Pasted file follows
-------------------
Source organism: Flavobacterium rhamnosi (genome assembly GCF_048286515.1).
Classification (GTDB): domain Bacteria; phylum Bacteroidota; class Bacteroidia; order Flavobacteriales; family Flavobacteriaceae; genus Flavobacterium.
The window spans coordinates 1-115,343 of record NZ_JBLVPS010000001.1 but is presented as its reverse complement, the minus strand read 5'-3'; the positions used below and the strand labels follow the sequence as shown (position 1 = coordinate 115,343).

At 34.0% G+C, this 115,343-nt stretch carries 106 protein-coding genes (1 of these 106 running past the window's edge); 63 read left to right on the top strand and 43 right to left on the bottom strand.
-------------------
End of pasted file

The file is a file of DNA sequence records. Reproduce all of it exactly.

Source organism: Flavobacterium rhamnosi (genome assembly GCF_048286515.1).
Classification (GTDB): domain Bacteria; phylum Bacteroidota; class Bacteroidia; order Flavobacteriales; family Flavobacteriaceae; genus Flavobacterium.
The window spans coordinates 1-115,343 of record NZ_JBLVPS010000001.1 but is presented as its reverse complement, the minus strand read 5'-3'; the positions used below and the strand labels follow the sequence as shown (position 1 = coordinate 115,343).

At 34.0% G+C, this 115,343-nt stretch carries 106 protein-coding genes (1 of these 106 running past the window's edge); 63 read left to right on the top strand and 43 right to left on the bottom strand.